The Lancet authors are basically attempting to exclude household members who leave the household, rather than include them, which is what other studies that use this technique do. This is very important, because there are many reasons to think that leaving the household could be associated with death.

The disclaimer in the BMJ article I cited isn’t about cluster sampling, it’s really about the definition of the sample universe. I’m prepared to believe that this was reasonably clear in the BMJ study, but not the Lancet study.

It isn’t well-defined who is supposed to be included in the Lancet study’s universe. This is an invitation to overcount the kinds of deaths the Lancet authors were looking for. This isn’t lying. The surveyors in the field may well have thought that by counting violent deaths to people whose membership in the study universe was unclear, they were collecting complete information and doing a good job.

And the death certificates don’t validate anything, since they were only collected from a small, non-random, subset of the respondents.

51

Rajeev Advani 11.12.04 at 5:24 pm

This is a great summary post, and I take the Lancet’s findings seriously. If I may offer a thought, not a critique: keep counterfactuals in mind when making any humanitarian assessment.

Had the war not happened, Saddam’s regime would have dissolved at some point anyway, possibly ending in civil war or the reign of his (now dead) sons. Presumably, numerous deaths would have followed. The Lancet’s excess deaths figure (obviously) can’t take these counter-factual deaths into account.

In other words, many of the 100,000 may have perished anyway when the Ba’ath regime (“naturally”) crumbled, however long down the road. I acknowledge this is counter-factual speculation, but I think it deserves consideration in the humanitarian argument (it is not a critique, in any way, of the very honorable Lancet study)

In light of this I’m still not sure where I stand on the humanitarian case for war. If Iraq is successful in 10 years, any ex-post justification of the war will still require pondering the question: how many lives is freedom from political repression worth?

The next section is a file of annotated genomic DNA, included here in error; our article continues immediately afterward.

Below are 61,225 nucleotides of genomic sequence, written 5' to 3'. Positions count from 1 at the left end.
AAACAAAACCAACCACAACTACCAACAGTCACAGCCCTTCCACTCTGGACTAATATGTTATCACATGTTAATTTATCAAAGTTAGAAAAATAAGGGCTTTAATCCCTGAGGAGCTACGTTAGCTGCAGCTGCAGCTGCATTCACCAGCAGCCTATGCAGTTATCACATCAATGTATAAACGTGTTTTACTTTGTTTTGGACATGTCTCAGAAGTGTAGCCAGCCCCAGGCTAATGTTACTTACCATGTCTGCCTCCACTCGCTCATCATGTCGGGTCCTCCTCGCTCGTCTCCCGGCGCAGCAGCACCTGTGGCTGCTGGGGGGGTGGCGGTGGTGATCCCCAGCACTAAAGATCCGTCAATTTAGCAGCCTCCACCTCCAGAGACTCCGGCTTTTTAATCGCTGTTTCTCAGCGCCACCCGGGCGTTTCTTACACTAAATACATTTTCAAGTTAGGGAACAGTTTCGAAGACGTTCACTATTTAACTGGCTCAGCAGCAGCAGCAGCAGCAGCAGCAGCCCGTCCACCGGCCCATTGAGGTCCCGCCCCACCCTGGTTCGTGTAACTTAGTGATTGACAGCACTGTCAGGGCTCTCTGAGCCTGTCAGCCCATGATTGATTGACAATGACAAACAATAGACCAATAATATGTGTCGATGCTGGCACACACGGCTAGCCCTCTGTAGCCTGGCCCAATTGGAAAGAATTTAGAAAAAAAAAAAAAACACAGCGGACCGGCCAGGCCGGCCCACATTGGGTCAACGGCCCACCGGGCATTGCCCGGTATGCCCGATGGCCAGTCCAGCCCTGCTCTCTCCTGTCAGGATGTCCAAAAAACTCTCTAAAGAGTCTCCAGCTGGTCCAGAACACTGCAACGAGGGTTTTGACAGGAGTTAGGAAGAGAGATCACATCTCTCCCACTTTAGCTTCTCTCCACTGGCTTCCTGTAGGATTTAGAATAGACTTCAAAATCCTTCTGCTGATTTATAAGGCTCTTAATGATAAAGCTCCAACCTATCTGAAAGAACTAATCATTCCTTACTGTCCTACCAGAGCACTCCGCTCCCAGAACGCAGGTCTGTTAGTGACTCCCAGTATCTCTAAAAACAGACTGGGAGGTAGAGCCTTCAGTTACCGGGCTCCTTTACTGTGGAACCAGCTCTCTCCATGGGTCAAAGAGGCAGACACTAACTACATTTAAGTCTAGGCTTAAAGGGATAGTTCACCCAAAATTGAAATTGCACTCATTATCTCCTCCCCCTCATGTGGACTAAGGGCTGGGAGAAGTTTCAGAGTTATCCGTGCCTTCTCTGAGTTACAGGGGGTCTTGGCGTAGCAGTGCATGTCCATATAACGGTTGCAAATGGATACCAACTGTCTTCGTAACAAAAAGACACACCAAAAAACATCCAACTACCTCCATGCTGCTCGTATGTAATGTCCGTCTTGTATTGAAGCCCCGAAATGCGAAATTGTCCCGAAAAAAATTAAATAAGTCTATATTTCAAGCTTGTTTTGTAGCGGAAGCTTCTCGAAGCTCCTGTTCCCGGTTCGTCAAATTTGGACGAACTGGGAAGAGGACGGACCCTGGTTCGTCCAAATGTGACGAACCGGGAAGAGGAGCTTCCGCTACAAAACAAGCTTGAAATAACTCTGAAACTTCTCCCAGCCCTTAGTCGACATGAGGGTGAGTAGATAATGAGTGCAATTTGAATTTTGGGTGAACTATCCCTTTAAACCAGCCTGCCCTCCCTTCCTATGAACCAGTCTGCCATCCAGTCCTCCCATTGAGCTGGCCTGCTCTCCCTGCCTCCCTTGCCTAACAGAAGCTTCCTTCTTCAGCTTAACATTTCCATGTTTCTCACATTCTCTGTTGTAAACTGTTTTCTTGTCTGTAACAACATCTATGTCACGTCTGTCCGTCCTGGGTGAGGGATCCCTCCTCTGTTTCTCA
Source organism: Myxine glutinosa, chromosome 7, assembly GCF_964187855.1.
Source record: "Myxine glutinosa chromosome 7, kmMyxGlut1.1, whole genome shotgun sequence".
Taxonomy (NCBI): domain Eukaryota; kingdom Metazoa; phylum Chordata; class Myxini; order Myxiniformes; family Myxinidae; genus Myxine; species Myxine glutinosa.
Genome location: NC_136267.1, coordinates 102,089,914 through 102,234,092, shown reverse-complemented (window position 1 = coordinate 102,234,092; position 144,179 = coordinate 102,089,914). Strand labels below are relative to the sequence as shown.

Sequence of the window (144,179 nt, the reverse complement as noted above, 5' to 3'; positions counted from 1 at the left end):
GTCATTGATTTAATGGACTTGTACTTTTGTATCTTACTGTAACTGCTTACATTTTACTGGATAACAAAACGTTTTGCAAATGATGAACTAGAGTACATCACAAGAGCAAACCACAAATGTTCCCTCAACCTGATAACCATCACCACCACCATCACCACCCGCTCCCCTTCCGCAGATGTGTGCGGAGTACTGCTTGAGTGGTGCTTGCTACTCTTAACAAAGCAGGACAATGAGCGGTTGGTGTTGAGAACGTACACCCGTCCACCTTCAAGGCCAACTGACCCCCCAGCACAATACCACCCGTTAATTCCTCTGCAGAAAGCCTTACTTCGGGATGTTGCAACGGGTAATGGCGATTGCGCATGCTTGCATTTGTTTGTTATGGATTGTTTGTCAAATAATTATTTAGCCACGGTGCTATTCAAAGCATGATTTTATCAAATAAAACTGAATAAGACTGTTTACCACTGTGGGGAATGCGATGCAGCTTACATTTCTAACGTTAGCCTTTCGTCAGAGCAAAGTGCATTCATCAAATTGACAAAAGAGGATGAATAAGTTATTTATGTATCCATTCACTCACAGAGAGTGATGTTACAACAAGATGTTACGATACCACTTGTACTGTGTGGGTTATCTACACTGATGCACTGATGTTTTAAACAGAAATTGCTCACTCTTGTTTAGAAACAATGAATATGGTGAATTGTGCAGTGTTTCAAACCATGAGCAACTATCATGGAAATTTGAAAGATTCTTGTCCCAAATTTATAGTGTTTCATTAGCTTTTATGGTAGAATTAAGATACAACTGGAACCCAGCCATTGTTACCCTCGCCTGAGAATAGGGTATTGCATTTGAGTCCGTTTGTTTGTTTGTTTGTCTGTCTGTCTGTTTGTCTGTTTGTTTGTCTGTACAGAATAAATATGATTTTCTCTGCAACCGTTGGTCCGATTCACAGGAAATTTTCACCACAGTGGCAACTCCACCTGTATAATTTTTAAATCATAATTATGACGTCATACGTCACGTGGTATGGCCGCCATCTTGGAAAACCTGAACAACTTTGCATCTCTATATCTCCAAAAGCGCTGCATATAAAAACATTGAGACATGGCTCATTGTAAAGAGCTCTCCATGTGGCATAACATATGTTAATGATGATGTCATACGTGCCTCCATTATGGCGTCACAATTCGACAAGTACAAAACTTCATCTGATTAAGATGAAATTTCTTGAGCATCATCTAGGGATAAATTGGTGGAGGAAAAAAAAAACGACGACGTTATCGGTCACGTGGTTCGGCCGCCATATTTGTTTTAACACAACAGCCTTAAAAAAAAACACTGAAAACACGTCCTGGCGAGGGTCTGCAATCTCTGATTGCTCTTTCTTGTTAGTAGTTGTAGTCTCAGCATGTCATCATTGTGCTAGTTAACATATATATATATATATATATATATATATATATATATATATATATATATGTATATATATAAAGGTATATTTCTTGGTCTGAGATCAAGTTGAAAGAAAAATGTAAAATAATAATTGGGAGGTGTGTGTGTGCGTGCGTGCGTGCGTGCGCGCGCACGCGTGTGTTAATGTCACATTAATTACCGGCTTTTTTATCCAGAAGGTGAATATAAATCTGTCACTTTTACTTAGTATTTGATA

52

dave heasman 11.12.04 at 6:08 pm

“In other words, many of the 100,000 may have perished anyway when the Ba’ath regime (“naturally”) crumbled, however long down the road.”

And if they didn’t die then, they’d have died eventually, so it’s all good, eh?

“how many lives is freedom from political repression worth?”

Depends if it’s my life or not, don’t it? (Well, it does to me).

53

George 11.12.04 at 6:16 pm

This was getting to be a long comment, so I split it up. Both parts are important to what I am trying to say.

Part 1:

Brian W and John Q use the example of opinion polls to demonstrate how accurate statistical sampling can be. But that comparison only reinforces my skepticism, since in fact opinion polls are almost never right. Look at this table of various polls taken the week before the American election: http://www.realclearpolitics.com/polls.html. All are (I presume) reputable and statistically sound, and all purport to measure the same thing, yet there’s a spread of 4% between the highest and the lowest. In state polls, the spreads were higher. In other words, it’s not news if an opinion poll is 3% to 4% off – it’s news if it’s accurate. And this is in a population that pollsters know abundantly well; how much more difficult must accuracy be in a population we do not know well, and that has in fact recently been through enormous change?